Pregnancy and childbirth present particular challenges for women serving in the military. Multiple studies—including a 2018 RAND and a 2020 GAO study—found that issues related to pregnancy affect a woman’s decision to stay or leave the military, especially the difficulty of timing pregnancies to fit within rigid career timelines.  There are many career field-specific medical restrictions while pregnant—such as the inability for pilots to be in a flight status or troops to move under weight of their equipment—that can impact a female servicemember’s decision on whether or when to become pregnant. These medical restrictions present particular challenges to career advancement as a pregnancy can impact deployability and duty assignment and force women of childbearing age to decide between starting a family or advancing their military career. 

While the military must do more to address pregnancy discrimination from within the ranks and better support women who have children while serving, providing servicemembers with family planning options, including cryopreservation, a process of preserving biological material by cooling the sample to low temperatures, could serve as a valuable recruitment and retention tool.

This issue does not just impact women as both male and female servicemembers risk infertility due to combat-related injuries and toxic exposure, which often influences decisions to pre-emptively preserve the ability to have children post deployments. 

Across the U.S. and around the world, egg freezing and in vitro fertilization are starting to become more common as employer provided benefits in the civilian sector. Furthermore, foreign military services, like the British Armed Forces, are increasingly offering cryopreservation for their servicemembers as a component of basic healthcare. While U.S. servicemembers can currently access cryopreservation by paying out of pocket, many cannot afford the procedure.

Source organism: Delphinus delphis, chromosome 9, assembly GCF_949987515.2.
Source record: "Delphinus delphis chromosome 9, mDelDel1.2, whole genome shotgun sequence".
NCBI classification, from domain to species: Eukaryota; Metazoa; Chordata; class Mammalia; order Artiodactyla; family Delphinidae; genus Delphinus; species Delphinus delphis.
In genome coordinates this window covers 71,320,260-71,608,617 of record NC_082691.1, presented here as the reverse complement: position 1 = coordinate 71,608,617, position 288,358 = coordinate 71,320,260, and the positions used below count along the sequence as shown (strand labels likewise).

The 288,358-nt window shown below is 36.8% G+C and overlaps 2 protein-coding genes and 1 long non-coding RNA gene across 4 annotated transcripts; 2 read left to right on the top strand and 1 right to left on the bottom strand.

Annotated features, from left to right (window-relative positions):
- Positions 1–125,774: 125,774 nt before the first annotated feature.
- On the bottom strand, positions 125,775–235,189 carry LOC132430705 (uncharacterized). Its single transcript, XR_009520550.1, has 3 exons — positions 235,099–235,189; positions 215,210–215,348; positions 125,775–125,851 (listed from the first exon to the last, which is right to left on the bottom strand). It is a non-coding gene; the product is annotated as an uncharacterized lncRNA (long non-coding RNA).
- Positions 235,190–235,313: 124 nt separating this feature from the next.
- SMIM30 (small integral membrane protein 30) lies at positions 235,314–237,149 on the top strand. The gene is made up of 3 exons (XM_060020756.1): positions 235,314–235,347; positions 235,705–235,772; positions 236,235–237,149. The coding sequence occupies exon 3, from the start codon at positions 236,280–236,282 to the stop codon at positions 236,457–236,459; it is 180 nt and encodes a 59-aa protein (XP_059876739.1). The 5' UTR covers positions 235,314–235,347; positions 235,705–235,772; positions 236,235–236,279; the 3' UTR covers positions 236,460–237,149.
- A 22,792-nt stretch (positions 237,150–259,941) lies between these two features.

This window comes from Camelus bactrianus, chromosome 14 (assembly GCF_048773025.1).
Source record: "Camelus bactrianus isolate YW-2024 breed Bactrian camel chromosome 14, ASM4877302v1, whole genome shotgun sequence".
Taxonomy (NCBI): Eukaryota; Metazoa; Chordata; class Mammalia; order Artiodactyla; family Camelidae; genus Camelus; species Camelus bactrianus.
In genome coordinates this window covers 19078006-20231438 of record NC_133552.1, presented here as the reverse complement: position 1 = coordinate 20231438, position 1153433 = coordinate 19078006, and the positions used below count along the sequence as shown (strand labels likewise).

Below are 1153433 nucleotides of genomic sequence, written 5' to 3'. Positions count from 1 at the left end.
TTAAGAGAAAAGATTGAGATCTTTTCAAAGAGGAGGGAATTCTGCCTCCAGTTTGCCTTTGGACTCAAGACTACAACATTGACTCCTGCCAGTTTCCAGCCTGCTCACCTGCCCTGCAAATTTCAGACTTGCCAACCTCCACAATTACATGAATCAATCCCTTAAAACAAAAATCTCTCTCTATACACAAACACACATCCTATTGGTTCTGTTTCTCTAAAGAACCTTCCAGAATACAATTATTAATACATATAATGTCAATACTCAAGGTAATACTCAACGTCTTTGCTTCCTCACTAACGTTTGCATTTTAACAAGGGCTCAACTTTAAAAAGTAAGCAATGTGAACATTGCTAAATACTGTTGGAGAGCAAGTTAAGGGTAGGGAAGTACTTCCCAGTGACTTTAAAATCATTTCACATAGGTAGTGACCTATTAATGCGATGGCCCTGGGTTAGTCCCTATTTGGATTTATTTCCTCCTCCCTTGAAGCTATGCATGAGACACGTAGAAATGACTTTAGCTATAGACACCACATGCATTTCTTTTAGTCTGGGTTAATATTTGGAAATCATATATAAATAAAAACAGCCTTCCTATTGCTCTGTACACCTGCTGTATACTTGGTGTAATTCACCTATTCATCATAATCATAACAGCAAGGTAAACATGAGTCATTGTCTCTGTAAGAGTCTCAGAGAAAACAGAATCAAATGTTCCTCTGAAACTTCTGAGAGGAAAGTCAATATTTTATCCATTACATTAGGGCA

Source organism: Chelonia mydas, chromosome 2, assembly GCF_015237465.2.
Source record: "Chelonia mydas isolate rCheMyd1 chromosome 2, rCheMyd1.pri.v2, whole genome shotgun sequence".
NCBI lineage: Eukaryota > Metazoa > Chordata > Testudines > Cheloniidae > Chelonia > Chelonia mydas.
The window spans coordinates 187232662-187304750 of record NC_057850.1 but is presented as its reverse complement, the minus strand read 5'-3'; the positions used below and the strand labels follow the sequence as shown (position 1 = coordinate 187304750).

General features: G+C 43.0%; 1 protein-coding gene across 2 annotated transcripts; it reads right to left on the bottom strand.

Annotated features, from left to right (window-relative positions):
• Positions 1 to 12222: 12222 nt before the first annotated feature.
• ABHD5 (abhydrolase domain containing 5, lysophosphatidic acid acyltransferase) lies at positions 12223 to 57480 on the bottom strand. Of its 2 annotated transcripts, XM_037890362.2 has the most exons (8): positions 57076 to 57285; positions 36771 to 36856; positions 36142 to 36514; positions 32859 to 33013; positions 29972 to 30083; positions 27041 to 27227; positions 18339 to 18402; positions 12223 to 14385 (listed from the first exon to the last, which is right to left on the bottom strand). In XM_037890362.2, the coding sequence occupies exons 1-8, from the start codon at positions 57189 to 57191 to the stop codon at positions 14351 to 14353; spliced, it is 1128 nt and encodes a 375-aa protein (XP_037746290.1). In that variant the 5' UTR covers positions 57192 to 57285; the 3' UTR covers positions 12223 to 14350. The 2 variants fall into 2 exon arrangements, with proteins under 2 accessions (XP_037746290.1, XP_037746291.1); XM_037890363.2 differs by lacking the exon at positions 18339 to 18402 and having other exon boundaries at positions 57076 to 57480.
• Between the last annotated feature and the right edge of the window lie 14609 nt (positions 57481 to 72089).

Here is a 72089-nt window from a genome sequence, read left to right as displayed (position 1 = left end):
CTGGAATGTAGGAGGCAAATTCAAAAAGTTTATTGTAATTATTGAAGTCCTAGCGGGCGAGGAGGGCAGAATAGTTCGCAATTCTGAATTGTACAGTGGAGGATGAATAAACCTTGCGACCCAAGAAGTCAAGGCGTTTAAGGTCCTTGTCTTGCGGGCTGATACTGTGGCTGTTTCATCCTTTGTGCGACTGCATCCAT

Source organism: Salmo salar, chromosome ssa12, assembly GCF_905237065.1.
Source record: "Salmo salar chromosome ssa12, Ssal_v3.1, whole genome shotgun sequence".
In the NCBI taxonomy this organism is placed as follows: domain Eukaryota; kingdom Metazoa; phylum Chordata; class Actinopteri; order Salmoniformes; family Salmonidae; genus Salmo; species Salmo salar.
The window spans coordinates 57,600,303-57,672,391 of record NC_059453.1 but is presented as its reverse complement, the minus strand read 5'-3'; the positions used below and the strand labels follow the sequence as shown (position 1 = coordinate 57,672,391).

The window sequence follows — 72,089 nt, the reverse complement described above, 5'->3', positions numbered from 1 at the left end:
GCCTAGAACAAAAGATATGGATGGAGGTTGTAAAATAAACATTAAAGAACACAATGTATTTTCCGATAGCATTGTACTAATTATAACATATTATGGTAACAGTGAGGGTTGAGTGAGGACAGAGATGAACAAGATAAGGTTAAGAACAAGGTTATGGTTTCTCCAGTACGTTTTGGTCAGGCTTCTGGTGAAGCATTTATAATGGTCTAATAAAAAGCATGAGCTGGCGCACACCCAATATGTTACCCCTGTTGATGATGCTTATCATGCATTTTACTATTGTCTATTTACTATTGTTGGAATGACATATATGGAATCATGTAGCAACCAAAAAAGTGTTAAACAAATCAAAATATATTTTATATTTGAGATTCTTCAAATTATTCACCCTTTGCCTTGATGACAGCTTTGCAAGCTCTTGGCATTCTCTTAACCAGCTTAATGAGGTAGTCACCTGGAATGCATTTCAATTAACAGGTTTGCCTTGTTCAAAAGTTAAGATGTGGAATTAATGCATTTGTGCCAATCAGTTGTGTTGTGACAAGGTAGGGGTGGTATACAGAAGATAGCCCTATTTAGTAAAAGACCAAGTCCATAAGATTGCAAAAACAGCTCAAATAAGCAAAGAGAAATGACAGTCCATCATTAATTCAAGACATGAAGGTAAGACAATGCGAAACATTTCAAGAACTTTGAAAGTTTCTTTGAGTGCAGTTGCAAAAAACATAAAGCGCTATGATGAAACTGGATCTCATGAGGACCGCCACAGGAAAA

A TRICARE cryopreservation program would give servicemembers, particularly women, significant flexibility in deciding when to start a family. This could keep our military competitive with the civilian sector and serve as a retention tool among servicemembers who feel they must choose between their military career and having a family. We need to understand how providing family planning options, including cryopreservation, would impact servicemembers.

I call on DOD to study the demand for cryopreservation among servicemembers, whether offering cryopreservation to servicemembers will lead to greater retention, and the cost of cryopreservation if offered to active-duty servicemembers. 

I urge DOD to conduct a study to: Evaluate multiple details concerning the desire for and feasibility of a program which would allow service members to freeze their eggs or sperm as a means to bolster force retention. Specifically, DOD should:

  • Determine the number of servicemembers of different ages, genders, and military professions who elect to leave active duty primarily for family planning reasons, and whether or not the option to freeze their egg or sperm cells could lead to greater retention.
  • Investigate methods and costs to offer cryopreservation to servicemembers, as well as any other matters the Department deems relevant.

The people who join the military already sacrifice an incredible amount in order to serve their country. No one should have to sacrifice their career in the military for starting a family. We owe it to these servicemembers to ensure they have the tools and command support to begin a family when they choose, while continuing to serve our country. Additionally, increasing the number of the female recruits will be critical to not only reaching DOD’s diversity goals, but their recruitment goals as well. Providing family planning options could be a critical tool in making that happen.  We urge you study the offering and funding of cryopreservation services to our military personnel.